Republican presidential hopeful Donald Trump balances more than books; he balances grudges and favours, says Dan Zak.
Washington - Donald John Trump, R-Spite, is like Vito Corleone crossed with an 8-year-old. If you've been good to him, he'll be good to you. If you have wronged him or crossed him, he will throw food at you and then bury you like you wouldn't believe, understand? The behaviour is simultaneously brutish and infantile, which polls nowadays as “refreshing”.
Trump on his fellow Republican presidential candidate Scott Walker, to Maureen Dowd: “He gave me a plaque and everything is nice. And I like him.”
Trump on Walker, one sentence later: “And then about a week ago one of his guys came up and said that Donald Trump is full of it. I said: 'Thank you so much. Now I can hit him.' I hit Scott so hard.”
Just like in the schoolyard. Imagine the parent-to-parent discussion.
“I'm calling about your son, Donald. He won't stop hitting my Scott.”
Trump loves Twitter because he can now hit anyone in the world instantly.
“For years, if someone did bad stuff to me, I couldn't fight back,” he said to Sean Hannity last week. “Now I have @realDonaldTrump, and I can sort of tweet some bad stuff about them.”
For now, the people of Washington, DC, are on Trump's good side. It doesn't hurt that he's building a major hotel project in our sandbox, about 3 000 feet from the White House.
“I would like to do whatever's good for the District of Columbia because I love the people,” he said in an interview that aired on Sunday on “Meet the Press”, when asked whether he favoured DC statehood. “You know, it's funny. I've really gotten to know the people, their representatives and the mayor and everybody. They're really special people, they're great, and they have a great feeling. So I would say whatever's best for them, I'm for.”
It doesn't matter what the “whatever” is, or whom he beats up in your place. If you're on his side, you're golden! You've got a great feeling, which means Trump has a great feeling about you, which means - what, exactly? Does this mean he would use the power of the executive to achieve congressional representation for the District? No. Or yes. It doesn't really matter in Trump's world. Declarations and denunciations matter more than actions. The 144th richest person in the United States balances more than books; he balances grudges and favours. He divides the world into winners and losers. He goes on general feelings. And God help you if the feelings go sour.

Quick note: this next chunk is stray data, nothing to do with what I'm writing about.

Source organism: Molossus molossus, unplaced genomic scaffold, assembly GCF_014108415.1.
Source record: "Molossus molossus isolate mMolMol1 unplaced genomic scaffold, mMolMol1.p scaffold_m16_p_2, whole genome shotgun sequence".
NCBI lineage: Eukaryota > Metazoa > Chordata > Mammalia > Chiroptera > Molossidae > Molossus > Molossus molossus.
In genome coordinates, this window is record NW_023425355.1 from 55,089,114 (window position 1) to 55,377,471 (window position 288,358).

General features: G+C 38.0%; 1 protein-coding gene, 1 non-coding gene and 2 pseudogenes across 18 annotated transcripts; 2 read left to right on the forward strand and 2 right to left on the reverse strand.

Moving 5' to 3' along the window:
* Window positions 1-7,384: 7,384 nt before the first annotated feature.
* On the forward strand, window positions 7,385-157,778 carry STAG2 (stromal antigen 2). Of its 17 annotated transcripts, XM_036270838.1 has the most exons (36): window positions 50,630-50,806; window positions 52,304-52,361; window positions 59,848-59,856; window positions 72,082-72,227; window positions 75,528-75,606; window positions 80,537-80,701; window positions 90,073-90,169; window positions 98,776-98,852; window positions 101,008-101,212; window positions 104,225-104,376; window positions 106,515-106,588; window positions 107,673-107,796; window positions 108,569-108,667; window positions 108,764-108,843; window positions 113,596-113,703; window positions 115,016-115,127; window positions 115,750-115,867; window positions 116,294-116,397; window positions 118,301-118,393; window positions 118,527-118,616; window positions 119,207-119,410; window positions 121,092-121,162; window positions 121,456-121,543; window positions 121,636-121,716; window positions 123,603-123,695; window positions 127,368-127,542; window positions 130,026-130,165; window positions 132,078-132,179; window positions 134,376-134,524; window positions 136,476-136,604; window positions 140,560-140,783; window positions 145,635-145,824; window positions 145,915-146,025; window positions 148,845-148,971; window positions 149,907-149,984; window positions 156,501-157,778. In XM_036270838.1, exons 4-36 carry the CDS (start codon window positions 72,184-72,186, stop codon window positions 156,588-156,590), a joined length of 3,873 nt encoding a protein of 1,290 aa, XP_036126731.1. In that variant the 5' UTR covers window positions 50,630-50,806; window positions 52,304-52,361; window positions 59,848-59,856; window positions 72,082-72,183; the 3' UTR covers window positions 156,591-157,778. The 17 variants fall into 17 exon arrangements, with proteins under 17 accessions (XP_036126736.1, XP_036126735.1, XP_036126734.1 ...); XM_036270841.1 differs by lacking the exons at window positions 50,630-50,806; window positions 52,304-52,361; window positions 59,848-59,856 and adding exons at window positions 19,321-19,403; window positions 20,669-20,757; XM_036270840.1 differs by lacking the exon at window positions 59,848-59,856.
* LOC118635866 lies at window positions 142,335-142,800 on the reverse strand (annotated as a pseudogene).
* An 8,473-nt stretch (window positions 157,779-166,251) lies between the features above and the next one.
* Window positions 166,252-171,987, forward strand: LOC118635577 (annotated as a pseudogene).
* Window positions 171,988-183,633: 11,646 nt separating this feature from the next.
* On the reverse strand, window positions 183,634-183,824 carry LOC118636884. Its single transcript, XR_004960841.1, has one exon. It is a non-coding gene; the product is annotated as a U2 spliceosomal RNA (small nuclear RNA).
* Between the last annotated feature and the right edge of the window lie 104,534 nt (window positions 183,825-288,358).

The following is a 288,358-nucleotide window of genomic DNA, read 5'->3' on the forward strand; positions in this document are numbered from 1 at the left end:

Last month his team posted an Instagram photo of a smiling Trump and Rick Perry in 2012 with the caption: “@GovernorPerry in my office last cycle playing nice and begging for my support and money. Hypocrite!”
He has called Rand Paul “truly weird” and a “tiny little guy.”
His thoughts on Caroline Kennedy, on “Meet the Press”: “a very nice person, because my daughter likes her a lot, Ivanka, so she has to be nice.” Let's untangle his contorted phrasing: Trump has to say that Kennedy is a nice person because his daughter likes her. His interpersonal calculus hinges on blind loyalty. On Joe Biden, to Dowd: “A person who was very loyal to the president, which I respect.” Last week he tweeted to former “Apprentice” contender Omarosa Manigault after she defended him on CNN: “Thank you so much - you are a loyal friend!”
Even his top presidential priority - building a wall - feels both childish and dictatorial.
“Randy said DJ wouldn't share any of the trucks. He used them to section off his own part of the sandbox.”
There's something about Trump's schoolyard rhetoric that feels familiar. Yes, he stimulates the inner brat in all of us - remember what it was like to do or say anything without any real consequences? - but there's a more specific echo in the hyperbole, the almost preadolescent megalomania.
“I am the object of criticism around the world. But I think that since I am being discussed, then I am on the right track.”
Kim Jong Il said that, to former Russian official Konstantin Pulikovsky.
“If I get my name in the paper, if people pay attention, that's what matters,” Trump told his real estate lawyer Jerry Schrager, according to Gwenda Blair's “Donald Trump: Master Apprentice.”
“Let us bring about a radical turn in the building of an economic giant,” said Kim Jong Un in his 2013 New Year's address.
“All over the world I make money and I build great things,” Trump said on Fox News in May.
“We're going to have so many victories,” Trump said in Hampton, New Hampshire, last week.
Kim Jong Il “achieved one victory after another,” his son said last month.
Maybe it's unfair to equate Donald John Trump with Kim Jong Il, but Trump himself has made name-calling fair game in the sandbox.